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Journal of the Institute for the Study of Legal Ethics

Publication Date

1-1-1999

Introduction

We have all talked about professionalism. We've talked about the importance of it, the disconnects that Dean Powell brought up, the theories that Professor Mashburn referred to, and finally, the analysis articulated by Dean Kronman. What I would like to say is that I think we need to make the transition from a theory of professionalism into how to teach professionalism.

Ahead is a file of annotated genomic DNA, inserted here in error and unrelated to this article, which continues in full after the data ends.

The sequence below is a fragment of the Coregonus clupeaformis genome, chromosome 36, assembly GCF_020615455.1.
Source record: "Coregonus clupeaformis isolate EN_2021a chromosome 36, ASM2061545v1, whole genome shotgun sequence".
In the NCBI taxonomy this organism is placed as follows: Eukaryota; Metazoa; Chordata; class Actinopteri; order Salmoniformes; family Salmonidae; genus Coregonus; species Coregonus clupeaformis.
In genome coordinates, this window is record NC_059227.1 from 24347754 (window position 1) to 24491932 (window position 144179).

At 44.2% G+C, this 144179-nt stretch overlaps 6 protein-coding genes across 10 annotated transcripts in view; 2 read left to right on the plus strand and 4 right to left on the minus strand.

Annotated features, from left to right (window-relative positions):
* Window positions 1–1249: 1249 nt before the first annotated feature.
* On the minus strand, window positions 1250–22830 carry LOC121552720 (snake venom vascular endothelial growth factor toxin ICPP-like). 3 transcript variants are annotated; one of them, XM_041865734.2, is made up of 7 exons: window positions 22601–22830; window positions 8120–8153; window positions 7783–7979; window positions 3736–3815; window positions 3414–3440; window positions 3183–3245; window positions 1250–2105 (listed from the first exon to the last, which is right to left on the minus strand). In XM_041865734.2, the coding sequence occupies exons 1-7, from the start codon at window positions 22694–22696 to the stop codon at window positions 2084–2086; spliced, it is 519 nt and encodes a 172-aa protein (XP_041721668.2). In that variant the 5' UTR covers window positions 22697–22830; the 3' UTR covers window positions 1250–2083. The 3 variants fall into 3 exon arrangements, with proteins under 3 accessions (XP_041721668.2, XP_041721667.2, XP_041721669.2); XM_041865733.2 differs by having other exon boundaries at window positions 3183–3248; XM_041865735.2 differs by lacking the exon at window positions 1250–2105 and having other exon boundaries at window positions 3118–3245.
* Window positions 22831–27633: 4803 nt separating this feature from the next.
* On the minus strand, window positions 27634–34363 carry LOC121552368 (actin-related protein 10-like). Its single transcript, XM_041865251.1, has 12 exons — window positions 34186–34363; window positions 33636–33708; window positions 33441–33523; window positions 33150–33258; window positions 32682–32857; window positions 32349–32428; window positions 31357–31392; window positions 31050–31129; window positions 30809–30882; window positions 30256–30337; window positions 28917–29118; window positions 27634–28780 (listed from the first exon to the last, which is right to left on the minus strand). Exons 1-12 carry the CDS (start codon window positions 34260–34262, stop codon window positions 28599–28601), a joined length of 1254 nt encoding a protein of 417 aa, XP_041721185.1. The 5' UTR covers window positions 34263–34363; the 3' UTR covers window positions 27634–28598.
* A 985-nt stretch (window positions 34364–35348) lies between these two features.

The law schools have a challenge. They have a tremendous challenge because professionalism is not something that is just going to emerge by itself. The sense of professionalism, the sense of being a professional lawyer, is not going to emerge out of thin air. It's got to be thought about. It's got to be taught. It's got to be built into the life of the law student and, after law school, into the life of the lawyer. But teaching professionalism at law school is very important. These are the lawyer's formative years, the years of first impressions.

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